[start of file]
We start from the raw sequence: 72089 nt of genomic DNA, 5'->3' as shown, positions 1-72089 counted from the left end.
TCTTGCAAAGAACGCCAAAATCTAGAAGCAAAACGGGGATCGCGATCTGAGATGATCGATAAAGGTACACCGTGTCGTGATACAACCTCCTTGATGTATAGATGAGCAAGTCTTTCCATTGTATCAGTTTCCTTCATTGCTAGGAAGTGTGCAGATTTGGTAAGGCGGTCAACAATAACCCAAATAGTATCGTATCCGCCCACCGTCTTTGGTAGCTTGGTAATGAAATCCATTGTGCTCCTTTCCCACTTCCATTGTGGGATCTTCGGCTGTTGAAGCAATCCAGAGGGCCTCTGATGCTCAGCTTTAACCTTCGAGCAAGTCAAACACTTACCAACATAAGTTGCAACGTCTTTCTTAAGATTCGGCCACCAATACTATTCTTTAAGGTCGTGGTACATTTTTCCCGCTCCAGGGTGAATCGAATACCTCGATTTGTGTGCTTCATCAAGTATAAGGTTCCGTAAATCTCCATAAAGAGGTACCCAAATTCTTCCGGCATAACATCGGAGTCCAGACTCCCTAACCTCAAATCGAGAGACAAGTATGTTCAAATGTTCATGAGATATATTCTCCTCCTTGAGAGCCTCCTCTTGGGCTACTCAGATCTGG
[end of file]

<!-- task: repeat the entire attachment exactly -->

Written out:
We start from the raw sequence: 72089 nt of genomic DNA, 5'->3' as shown, positions 1-72089 counted from the left end.
TCTTGCAAAGAACGCCAAAATCTAGAAGCAAAACGGGGATCGCGATCTGAGATGATCGATAAAGGTACACCGTGTCGTGATACAACCTCCTTGATGTATAGATGAGCAAGTCTTTCCATTGTATCAGTTTCCTTCATTGCTAGGAAGTGTGCAGATTTGGTAAGGCGGTCAACAATAACCCAAATAGTATCGTATCCGCCCACCGTCTTTGGTAGCTTGGTAATGAAATCCATTGTGCTCCTTTCCCACTTCCATTGTGGGATCTTCGGCTGTTGAAGCAATCCAGAGGGCCTCTGATGCTCAGCTTTAACCTTCGAGCAAGTCAAACACTTACCAACATAAGTTGCAACGTCTTTCTTAAGATTCGGCCACCAATACTATTCTTTAAGGTCGTGGTACATTTTTCCCGCTCCAGGGTGAATCGAATACCTCGATTTGTGTGCTTCATCAAGTATAAGGTTCCGTAAATCTCCATAAAGAGGTACCCAAATTCTTCCGGCATAACATCGGAGTCCAGACTCCCTAACCTCAAATCGAGAGACAAGTATGTTCAAATGTTCATGAGATATATTCTCCTCCTTGAGAGCCTCCTCTTGGGCTACTCAGATCTGG